The Democrats were ready for defeat last Tuesday, no matter what their fundraising emails said. But they weren’t prepared for the wipeout they suffered not only in the Senate, but also on the state level.
Republicans took three statehouses on Tuesday and now hold 31 of 50 governorships. What’s more, they now control more than two thirds of state legislative chambers across the country. What does this mean? The GOP is in charge of the state government in 24 states while Democrats only control six.
President Obama didn’t take his defeat well – and with good reason. He heads into his last two years with dwindling popularity and an agenda that he has little hope of passing without relying on executive action, a method of governing that he has made clear he will employ readily if need be.
On top of the setbacks and trauma caused by the election defeat, President Obama was faced with another shock when on Friday the Supreme Court agreed to hear yet another challenge to Obamacare.
The challenge would affect 5 million low income Americans who buy insurance through the state exchanges and qualify for federal subsidies. The issue lies in whether the same subsidy is available to those who buy their insurance through the federal exchanges.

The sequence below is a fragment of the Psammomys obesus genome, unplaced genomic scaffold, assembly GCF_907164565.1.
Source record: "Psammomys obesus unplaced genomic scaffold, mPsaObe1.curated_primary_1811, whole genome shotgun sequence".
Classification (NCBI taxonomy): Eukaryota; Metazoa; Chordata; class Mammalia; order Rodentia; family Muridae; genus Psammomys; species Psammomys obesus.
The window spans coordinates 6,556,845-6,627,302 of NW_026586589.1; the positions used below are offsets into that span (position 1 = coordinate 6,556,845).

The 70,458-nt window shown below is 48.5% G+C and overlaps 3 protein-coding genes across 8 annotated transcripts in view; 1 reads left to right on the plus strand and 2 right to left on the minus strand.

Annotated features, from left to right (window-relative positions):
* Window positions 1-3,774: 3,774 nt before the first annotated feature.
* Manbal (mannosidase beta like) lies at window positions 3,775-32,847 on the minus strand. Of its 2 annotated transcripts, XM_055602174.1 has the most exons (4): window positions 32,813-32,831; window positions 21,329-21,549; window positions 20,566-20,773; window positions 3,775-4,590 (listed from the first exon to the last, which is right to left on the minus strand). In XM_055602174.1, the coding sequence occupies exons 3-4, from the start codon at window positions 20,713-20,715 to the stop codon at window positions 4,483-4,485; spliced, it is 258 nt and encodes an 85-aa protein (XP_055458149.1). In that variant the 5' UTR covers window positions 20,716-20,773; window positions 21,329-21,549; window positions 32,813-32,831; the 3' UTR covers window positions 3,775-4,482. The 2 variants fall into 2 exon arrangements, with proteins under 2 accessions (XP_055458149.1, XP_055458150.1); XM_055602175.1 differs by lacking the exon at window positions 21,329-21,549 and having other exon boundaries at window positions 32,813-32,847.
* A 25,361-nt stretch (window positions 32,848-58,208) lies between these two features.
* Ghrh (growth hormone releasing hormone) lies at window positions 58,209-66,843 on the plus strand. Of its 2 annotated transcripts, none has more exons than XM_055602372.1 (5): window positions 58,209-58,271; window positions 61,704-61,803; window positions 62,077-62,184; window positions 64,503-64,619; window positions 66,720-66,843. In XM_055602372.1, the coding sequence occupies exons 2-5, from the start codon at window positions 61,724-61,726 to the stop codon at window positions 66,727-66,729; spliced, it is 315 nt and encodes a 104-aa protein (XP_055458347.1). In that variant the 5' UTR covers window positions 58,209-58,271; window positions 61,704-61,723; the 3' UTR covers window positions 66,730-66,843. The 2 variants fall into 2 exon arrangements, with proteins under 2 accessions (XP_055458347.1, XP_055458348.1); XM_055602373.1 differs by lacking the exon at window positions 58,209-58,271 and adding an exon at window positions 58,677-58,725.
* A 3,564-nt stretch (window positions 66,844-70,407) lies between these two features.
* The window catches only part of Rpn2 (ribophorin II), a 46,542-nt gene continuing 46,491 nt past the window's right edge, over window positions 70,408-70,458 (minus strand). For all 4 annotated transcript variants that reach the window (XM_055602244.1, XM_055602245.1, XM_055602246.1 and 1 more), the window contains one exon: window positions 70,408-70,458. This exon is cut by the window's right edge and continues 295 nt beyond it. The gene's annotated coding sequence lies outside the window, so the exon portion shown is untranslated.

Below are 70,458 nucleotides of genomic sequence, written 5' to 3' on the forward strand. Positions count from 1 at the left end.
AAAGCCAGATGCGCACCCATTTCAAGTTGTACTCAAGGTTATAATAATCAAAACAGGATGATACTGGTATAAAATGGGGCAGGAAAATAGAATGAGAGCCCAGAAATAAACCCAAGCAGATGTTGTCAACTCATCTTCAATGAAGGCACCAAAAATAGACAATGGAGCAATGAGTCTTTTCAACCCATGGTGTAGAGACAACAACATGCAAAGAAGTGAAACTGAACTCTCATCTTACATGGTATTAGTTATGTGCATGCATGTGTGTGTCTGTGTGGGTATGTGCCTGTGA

The administration sees the challenge as base partisanship and is adamant that the law provides for those who get their insurance through the federal exchanges, even if the language in the law is unclear (which it is).
“These lawsuits won’t stand in the way of the Affordable Care Act and the millions of Americans who can now afford health insurance because of it,” press secretary Josh Earnest said. “We are confident that the financial help afforded millions of Americans was the intent of the law, and it is working as Congress designed.”
Two appellate courts have considered challenges to the subsidies so far with one upholding the Obama administration’s interpretation and the other still deliberating.
The implications of this decision for Obamacare are very serious.
As the National Journal’s Sam Baker writes, “If the challenge succeeds, the consequences for Obamacare would be dramatic: Costs would skyrocket for millions of consumers, likely causing many of them to drop their coverage. The law’s central goal – expanding health insurance to low-income Americans – would be severely set back, and at least some of the law’s new insurance markets could become unsustainable.”